A success or a stay of execution?

A proposal to develop a site home to rare plants and animals has been turned down, but for how long

Back in August 2014 we were made aware of a planning application to develop the former cordite magazine, at Priddy’s Hard, Gosport. The site itself is designated for its nature conservation value at county level, a Site of Importance for Nature Conservation (SINC), and therefore we were opposed to the development on a point of principle.

The application was contrary to the Borough Councils own planning policies, therefore we also objected on those grounds. Furthermore we were concerned that the applicant had provided insufficient evidence to determine that the proposals would not adversely impact a European Protected Species, in this case great crested newt Triturus cristatus and other protected species for which the SINC had been designated.

Interestingly, the site once formed part of a larger area that had previously been developed for housing. As part of the previous permission, the current application site and the immediate area had been identified for retention for nature conservation and enhancement. Due to the presence of rare plants, great crested newts, badgers and reptiles the site was ultimately designated as a SINC.


© Andrew Parkinson - 2020Vision

Badgers are among the species known to be at Priddy's Hard

In the event Gosport Borough Council were unable to determine the application within the allotted time period, and the applicant subsequently appealed against ‘a failure to give notice within the prescribed period of a decision on an application for planning permission’. A planning inspector had to consider whether the proposals were;

  1. compatible with the site’s location in a SINC including whether it would be likely to harm protected species;
  2. would lead to the loss of open space in the area;
  3. would harm the character and appearance of the building; and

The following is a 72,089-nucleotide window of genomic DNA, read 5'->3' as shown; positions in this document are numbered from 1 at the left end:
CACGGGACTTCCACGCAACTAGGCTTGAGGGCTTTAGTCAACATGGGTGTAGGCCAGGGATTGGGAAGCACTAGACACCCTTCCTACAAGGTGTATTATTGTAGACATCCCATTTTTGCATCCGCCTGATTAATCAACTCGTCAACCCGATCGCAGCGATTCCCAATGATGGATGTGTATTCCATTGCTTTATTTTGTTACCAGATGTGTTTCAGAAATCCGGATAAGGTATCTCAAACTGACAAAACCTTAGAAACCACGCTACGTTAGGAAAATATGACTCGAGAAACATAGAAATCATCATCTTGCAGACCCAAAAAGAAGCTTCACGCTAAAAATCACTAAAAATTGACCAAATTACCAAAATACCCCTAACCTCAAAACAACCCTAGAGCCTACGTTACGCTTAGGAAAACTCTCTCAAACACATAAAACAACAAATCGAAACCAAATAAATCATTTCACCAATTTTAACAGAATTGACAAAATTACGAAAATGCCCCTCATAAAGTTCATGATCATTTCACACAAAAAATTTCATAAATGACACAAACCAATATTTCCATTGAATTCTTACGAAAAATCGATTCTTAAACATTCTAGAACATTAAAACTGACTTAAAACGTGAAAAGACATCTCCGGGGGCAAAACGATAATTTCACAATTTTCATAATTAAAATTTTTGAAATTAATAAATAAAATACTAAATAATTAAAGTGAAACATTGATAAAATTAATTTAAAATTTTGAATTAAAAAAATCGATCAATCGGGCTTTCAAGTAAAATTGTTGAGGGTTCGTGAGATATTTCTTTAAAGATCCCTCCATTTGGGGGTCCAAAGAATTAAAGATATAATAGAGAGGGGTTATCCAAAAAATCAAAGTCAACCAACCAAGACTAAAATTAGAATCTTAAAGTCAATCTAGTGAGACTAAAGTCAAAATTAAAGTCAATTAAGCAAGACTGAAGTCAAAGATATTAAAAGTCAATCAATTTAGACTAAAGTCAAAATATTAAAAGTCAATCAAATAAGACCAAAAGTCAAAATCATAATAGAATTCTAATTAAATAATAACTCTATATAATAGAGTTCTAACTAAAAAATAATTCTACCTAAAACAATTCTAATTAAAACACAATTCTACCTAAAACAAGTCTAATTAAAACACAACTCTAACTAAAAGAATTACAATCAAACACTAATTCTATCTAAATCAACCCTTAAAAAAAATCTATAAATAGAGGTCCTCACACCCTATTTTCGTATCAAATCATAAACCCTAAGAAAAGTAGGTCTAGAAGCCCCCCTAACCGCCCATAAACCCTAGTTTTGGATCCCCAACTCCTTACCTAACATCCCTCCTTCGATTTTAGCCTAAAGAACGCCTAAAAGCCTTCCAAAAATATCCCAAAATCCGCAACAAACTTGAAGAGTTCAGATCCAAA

4. whether there is a justified requirement to provide financial contributions towards off-site open space, designated adjacent nature conservation sites, and highway/transport infrastructure in the area and if so whether this has been provided by a S106 agreement.

In the Inspector’s opinion, the ecological surveys submitted with the application had not been sufficiently robust to enable him to conclude that no significant adverse impacts would occur if the building was converted to a dwelling.

He also concluded measures aimed at preventing future occupiers from accessing the rest of the wildlife site were vague and ill-defined. In his opinion a firmer and more detailed set of mitigation and enhancement measures was required, in order to, at least preserve, if not enhance the biodiversity importance of the site.

As such the proposal was contrary to Policies in the Gosport Borough Council Local Plan as well as parts of the National Planning Policy Framework.

The Inspector also had other non-ecological concerns with the proposals, which included the conversion plans. Gosport Borough Council valued the site as a non-designated heritage asset associated with a former MoD munitions factory and depot, and the inspector agreed with this, and that is was associated with the historical development of cordite magazines from the 18th Century onwards.

It is of course fantastic news that the Inspector has dismissed this appeal, and we are cautiously optimistic that this important county wildlife site will be protected for the future.

But it is extremely concerning that land that has been identified for retention for nature conservation and enhancement, as part of a larger residential development, can itself be sold to a developer. We may well seek clarification from the Council as to how this has been able to happen.

We are of course concerned that this will only be a short-lived success and that the appellant will come forward with a revised application, we can only hope that is not the case.